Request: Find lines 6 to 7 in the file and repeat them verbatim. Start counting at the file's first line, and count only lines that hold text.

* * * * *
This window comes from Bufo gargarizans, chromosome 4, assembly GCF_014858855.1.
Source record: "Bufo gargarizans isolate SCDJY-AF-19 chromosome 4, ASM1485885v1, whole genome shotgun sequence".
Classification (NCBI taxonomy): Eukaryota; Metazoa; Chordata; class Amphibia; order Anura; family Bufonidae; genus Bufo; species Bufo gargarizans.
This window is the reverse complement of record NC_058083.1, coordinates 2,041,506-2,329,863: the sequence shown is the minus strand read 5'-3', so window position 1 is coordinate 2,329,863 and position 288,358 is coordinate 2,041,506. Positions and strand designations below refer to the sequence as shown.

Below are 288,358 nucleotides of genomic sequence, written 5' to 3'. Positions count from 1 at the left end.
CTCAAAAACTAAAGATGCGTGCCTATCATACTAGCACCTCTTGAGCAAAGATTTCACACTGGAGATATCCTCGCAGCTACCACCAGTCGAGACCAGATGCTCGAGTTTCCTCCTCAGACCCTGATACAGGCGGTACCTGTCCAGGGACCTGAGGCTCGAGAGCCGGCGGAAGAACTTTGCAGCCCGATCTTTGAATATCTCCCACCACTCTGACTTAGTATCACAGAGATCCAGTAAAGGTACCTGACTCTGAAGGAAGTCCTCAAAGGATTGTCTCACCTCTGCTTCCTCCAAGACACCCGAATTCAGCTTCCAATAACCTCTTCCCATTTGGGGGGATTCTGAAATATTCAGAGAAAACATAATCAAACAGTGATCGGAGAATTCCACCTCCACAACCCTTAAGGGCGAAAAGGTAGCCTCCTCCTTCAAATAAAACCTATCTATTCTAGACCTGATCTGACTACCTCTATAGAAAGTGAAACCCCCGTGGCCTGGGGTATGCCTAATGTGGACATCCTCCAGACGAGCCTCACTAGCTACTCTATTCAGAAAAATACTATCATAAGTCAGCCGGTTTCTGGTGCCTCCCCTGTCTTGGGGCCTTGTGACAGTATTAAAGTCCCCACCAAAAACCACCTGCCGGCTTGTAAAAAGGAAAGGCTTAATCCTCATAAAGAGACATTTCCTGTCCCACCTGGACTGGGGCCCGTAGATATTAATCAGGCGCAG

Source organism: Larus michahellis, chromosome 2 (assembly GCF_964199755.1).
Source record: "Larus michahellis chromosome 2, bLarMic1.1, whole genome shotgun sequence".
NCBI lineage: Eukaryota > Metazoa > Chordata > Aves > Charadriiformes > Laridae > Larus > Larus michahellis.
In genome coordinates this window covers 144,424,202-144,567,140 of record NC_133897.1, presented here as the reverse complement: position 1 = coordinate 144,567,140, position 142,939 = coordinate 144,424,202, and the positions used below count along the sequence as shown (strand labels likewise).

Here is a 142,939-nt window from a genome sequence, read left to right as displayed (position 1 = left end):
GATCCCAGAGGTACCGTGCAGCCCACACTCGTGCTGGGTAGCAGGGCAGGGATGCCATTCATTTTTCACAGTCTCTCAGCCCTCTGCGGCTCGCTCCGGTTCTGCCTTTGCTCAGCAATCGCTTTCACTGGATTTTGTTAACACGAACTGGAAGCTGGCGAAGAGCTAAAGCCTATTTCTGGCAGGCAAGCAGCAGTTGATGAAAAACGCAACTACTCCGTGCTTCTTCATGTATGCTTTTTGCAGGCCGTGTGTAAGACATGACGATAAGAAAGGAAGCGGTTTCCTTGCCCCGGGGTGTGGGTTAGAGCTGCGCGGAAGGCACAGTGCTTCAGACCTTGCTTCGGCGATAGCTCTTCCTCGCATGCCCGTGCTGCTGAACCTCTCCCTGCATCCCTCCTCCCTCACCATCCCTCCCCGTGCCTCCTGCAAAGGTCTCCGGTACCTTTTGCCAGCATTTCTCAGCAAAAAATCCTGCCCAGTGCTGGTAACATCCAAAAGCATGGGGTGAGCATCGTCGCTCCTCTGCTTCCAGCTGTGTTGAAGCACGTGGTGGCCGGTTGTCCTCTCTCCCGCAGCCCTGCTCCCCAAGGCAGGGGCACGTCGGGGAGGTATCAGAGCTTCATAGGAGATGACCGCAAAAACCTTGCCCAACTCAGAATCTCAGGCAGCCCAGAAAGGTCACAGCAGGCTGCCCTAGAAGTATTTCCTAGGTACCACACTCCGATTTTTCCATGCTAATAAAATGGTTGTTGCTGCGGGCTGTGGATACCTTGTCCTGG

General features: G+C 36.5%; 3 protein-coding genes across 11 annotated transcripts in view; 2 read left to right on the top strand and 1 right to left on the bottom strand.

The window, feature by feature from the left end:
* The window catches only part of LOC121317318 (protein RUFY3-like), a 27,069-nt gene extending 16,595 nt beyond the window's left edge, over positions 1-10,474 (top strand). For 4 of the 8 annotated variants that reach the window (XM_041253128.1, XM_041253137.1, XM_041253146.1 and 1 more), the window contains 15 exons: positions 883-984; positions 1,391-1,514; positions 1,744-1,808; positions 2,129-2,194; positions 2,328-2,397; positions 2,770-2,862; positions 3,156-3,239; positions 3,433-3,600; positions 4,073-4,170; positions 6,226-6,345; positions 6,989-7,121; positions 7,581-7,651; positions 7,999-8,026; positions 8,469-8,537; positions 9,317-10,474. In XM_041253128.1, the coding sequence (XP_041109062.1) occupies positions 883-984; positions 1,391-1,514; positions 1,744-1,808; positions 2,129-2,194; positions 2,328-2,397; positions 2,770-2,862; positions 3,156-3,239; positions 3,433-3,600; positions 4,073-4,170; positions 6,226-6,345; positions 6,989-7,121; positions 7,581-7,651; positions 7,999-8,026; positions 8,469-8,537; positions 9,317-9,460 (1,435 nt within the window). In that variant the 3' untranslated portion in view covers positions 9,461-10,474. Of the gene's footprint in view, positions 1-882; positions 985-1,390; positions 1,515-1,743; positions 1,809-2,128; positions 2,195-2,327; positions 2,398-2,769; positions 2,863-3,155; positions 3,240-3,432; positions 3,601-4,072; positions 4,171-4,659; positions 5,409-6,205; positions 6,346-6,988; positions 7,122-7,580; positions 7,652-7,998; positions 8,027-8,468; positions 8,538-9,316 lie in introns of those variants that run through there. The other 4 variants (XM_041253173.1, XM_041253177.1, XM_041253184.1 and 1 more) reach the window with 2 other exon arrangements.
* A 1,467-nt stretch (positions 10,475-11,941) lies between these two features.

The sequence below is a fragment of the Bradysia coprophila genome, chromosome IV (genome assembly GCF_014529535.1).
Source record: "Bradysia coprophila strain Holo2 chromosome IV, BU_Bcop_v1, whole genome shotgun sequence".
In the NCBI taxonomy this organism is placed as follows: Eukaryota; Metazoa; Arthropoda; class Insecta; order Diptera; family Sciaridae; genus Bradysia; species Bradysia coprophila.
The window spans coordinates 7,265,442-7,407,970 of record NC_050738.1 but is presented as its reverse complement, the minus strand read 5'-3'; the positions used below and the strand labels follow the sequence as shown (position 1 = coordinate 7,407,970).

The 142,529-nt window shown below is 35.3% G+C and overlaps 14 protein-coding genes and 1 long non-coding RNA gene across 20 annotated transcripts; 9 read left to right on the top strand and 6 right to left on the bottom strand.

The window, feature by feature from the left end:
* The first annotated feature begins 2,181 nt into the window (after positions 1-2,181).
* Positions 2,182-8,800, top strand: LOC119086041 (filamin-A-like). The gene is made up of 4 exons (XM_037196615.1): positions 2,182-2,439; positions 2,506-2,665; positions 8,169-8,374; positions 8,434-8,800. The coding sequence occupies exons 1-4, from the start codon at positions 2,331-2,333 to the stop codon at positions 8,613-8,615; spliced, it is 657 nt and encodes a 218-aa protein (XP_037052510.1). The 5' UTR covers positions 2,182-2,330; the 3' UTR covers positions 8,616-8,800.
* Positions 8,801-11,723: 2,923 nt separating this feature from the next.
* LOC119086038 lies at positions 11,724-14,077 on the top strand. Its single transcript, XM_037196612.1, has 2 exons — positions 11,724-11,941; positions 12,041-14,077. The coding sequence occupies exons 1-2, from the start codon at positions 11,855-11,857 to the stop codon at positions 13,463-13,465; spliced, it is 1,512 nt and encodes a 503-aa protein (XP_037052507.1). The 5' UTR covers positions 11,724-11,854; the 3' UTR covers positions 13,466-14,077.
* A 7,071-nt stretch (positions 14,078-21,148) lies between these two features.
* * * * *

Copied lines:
CTCAAAAACTAAAGATGCGTGCCTATCATACTAGCACCTCTTGAGCAAAGATTTCACACTGGAGATATCCTCGCAGCTACCACCAGTCGAGACCAGATGCTCGAGTTTCCTCCTCAGACCCTGATACAGGCGGTACCTGTCCAGGGACCTGAGGCTCGAGAGCCGGCGGAAGAACTTTGCAGCCCGATCTTTGAATATCTCCCACCACTCTGACTTAGTATCACAGAGATCCAGTAAAGGTACCTGACTCTGAAGGAAGTCCTCAAAGGATTGTCTCACCTCTGCTTCCTCCAAGACACCCGAATTCAGCTTCCAATAACCTCTTCCCATTTGGGGGGATTCTGAAATATTCAGAGAAAACATAATCAAACAGTGATCGGAGAATTCCACCTCCACAACCCTTAAGGGCGAAAAGGTAGCCTCCTCCTTCAAATAAAACCTATCTATTCTAGACCTGATCTGACTACCTCTATAGAAAGTGAAACCCCCGTGGCCTGGGGTATGCCTAATGTGGACATCCTCCAGACGAGCCTCACTAGCTACTCTATTCAGAAAAATACTATCATAAGTCAGCCGGTTTCTGGTGCCTCCCCTGTCTTGGGGCCTTGTGACAGTATTAAAGTCCCCACCAAAAACCACCTGCCGGCTTGTAAAAAGGAAAGGCTTAATCCTCATAAAGAGACATTTCCTGTCCCACCTGGACTGGGGCCCGTAGATATTAATCAGGCGCAG

Source organism: Larus michahellis, chromosome 2 (assembly GCF_964199755.1).